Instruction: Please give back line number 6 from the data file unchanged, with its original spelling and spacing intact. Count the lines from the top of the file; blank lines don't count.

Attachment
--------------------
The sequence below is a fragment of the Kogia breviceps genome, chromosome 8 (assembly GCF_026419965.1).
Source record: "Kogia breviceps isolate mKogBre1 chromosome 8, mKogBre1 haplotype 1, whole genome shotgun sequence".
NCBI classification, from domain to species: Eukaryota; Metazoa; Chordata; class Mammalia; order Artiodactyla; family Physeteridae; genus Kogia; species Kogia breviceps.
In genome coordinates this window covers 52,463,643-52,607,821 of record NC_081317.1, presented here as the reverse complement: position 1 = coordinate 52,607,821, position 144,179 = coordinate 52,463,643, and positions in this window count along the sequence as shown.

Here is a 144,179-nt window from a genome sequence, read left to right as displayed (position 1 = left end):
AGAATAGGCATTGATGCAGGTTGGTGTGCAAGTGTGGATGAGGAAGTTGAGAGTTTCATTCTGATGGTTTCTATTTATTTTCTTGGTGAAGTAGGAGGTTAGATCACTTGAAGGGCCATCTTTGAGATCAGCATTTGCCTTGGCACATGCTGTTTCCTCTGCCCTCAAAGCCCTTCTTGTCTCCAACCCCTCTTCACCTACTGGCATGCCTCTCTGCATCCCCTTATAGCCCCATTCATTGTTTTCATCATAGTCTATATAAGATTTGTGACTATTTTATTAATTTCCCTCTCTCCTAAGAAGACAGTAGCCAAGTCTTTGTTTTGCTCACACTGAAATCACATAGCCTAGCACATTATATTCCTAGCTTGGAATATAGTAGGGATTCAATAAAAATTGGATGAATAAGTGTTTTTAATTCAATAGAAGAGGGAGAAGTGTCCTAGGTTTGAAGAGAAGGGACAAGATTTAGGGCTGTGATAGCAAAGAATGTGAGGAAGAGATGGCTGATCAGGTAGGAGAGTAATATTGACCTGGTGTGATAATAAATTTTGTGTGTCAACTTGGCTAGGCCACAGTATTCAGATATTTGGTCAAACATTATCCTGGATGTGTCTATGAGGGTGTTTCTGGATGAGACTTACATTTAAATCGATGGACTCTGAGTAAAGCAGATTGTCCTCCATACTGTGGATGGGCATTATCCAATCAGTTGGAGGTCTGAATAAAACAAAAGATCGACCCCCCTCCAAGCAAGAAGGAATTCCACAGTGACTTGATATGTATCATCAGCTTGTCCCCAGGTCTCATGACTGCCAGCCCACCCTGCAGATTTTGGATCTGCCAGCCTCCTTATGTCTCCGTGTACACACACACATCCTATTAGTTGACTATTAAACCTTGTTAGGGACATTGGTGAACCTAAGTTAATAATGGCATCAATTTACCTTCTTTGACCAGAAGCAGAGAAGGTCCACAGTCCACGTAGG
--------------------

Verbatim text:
AGAATAGGCATTGATGCAGGTTGGTGTGCAAGTGTGGATGAGGAAGTTGAGAGTTTCATTCTGATGGTTTCTATTTATTTTCTTGGTGAAGTAGGAGGTTAGATCACTTGAAGGGCCATCTTTGAGATCAGCATTTGCCTTGGCACATGCTGTTTCCTCTGCCCTCAAAGCCCTTCTTGTCTCCAACCCCTCTTCACCTACTGGCATGCCTCTCTGCATCCCCTTATAGCCCCATTCATTGTTTTCATCATAGTCTATATAAGATTTGTGACTATTTTATTAATTTCCCTCTCTCCTAAGAAGACAGTAGCCAAGTCTTTGTTTTGCTCACACTGAAATCACATAGCCTAGCACATTATATTCCTAGCTTGGAATATAGTAGGGATTCAATAAAAATTGGATGAATAAGTGTTTTTAATTCAATAGAAGAGGGAGAAGTGTCCTAGGTTTGAAGAGAAGGGACAAGATTTAGGGCTGTGATAGCAAAGAATGTGAGGAAGAGATGGCTGATCAGGTAGGAGAGTAATATTGACCTGGTGTGATAATAAATTTTGTGTGTCAACTTGGCTAGGCCACAGTATTCAGATATTTGGTCAAACATTATCCTGGATGTGTCTATGAGGGTGTTTCTGGATGAGACTTACATTTAAATCGATGGACTCTGAGTAAAGCAGATTGTCCTCCATACTGTGGATGGGCATTATCCAATCAGTTGGAGGTCTGAATAAAACAAAAGATCGACCCCCCTCCAAGCAAGAAGGAATTCCACAGTGACTTGATATGTATCATCAGCTTGTCCCCAGGTCTCATGACTGCCAGCCCACCCTGCAGATTTTGGATCTGCCAGCCTCCTTATGTCTCCGTGTACACACACACATCCTATTAGTTGACTATTAAACCTTGTTAGGGACATTGGTGAACCTAAGTTAATAATGGCATCAATTTACCTTCTTTGACCAGAAGCAGAGAAGGTCCACAGTCCACGTAGG